Déjà vu in the San Rafael Swell?

As early as next week, Utah Senator Orrin Hatch and Representative John Curtis could introduce legislation for the San Rafael Swell and portions of Labyrinth and Desolation Canyons.

Labyrinth Canyon. Photo (c) Ray Bloxham/SUWA.

While we haven’t yet seen a final version of the bill, our review of previous drafts and recent communication with the delegation make us very concerned that this bill could significantly undercut these remarkable landscapes.

So far, the Utah delegation has refused to compromise on a one-sided wilderness proposal drummed up by local politicians — a proposal that omits Wilderness designation for more than one million acres that deserve protection.

And from the maps we’ve seen, the boundaries of what would be designated as Wilderness are absurd. For example:

  • Only one side of Labyrinth Canyon would be protected, and the portion that is designated is pitifully small.  
  • The largest intact wilderness in the Swell — Muddy Creek — would be chopped down in size by cutting it up with off-road vehicle routes.
  • None of the western Swell Badlands — Molen Reef, Upper Muddy Creek, Cedar Mountain and similar places — would be given any protection at all.   
  • WSAs would be released in the Sids Mountain region to ensure that off-road vehicle use in those canyons would be perpetuated.   

While the main failure of this bill would be the lack of protection for the Swell’s iconic wilderness landscapes, we’re also concerned that the bill could include other poison pills:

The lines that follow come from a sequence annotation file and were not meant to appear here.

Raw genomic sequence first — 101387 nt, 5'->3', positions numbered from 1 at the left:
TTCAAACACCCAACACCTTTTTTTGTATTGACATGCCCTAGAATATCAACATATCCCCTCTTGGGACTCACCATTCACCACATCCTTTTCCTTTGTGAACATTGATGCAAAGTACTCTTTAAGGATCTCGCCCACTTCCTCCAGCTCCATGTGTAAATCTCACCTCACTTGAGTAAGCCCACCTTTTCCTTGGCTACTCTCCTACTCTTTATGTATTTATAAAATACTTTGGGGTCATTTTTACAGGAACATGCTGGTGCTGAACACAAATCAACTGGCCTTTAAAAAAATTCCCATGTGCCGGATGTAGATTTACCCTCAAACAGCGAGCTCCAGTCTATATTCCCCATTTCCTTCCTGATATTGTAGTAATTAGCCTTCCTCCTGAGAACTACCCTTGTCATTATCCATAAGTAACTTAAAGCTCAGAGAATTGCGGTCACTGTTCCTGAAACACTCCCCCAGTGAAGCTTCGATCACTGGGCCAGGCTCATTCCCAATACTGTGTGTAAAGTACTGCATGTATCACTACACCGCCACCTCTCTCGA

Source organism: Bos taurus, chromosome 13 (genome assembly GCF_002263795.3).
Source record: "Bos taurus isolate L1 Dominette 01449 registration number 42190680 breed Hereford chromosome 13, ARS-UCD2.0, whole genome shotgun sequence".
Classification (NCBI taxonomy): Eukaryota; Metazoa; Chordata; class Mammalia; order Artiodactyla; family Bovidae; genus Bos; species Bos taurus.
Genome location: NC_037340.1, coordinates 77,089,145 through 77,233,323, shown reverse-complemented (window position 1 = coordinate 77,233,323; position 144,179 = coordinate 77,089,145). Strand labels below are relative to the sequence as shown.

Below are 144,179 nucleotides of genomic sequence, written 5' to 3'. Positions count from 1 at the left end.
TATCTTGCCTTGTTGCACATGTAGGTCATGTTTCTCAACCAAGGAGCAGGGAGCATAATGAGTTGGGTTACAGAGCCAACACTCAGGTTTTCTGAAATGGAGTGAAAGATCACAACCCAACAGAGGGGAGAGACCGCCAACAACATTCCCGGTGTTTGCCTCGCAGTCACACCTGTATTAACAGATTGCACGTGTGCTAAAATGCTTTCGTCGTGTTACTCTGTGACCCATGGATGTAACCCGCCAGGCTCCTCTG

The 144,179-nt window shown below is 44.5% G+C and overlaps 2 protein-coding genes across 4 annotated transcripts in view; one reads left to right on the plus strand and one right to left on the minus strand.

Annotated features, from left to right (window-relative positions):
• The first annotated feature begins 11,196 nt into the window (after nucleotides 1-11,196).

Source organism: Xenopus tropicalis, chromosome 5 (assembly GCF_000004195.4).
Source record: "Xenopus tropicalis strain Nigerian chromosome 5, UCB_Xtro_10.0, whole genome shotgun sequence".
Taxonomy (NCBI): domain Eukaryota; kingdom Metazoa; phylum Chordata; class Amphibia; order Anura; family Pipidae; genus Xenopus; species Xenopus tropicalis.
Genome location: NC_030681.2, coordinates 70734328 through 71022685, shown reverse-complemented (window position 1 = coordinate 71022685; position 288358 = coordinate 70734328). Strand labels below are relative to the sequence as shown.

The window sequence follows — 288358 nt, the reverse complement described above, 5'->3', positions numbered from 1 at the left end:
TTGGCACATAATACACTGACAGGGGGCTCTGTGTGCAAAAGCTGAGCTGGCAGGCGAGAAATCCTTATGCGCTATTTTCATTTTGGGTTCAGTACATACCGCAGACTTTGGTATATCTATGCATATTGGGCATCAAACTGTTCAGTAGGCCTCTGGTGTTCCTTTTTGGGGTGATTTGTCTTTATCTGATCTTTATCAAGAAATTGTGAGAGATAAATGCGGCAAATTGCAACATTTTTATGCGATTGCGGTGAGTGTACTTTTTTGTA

• Control of the southern San Rafael Reef — including areas such as Chute and Crack Canyons — could be handed over to the State of Utah, which would then charge us for visiting what were formerly our lands, with proceeds given to the state or Emery County.
  • The bill may allow Utah politicians to continue their litigation against the United States to force off-road vehicles trails into the same lands designated as Wilderness by the bill.
  • The bill could undo a protected WSA to allow for coal mining.

From what we’ve seen, there is little or no conservation gain in this bill.  In fact, this bill wouldn’t close a single off-road vehicle route.  No lands that are threatened by leasing would be closed to leasing. We understand that part of the intention of the bill is, in fact, to prevent future conservation gains.  

Sids Mountain, San Rafael River. Photo (c) Ray Bloxham/SUWA.

If the legislation turns out as bad as we fear, then with your support we’ll work to either block it, or work to improve it so that it’s legislation worthy of places like Labyrinth Canyon, Muddy Creek and the San Rafael Swell Badlands.

We’ve seen the Utah congressional delegation do this over a dozen times before: pursuing legislation for a handful of rural politicians, while ignoring the views of all other Utahns — let alone the American people who all share ownership of these lands.    

We may know as soon as next week if this is just déjà vu all over again.   

Stay tuned…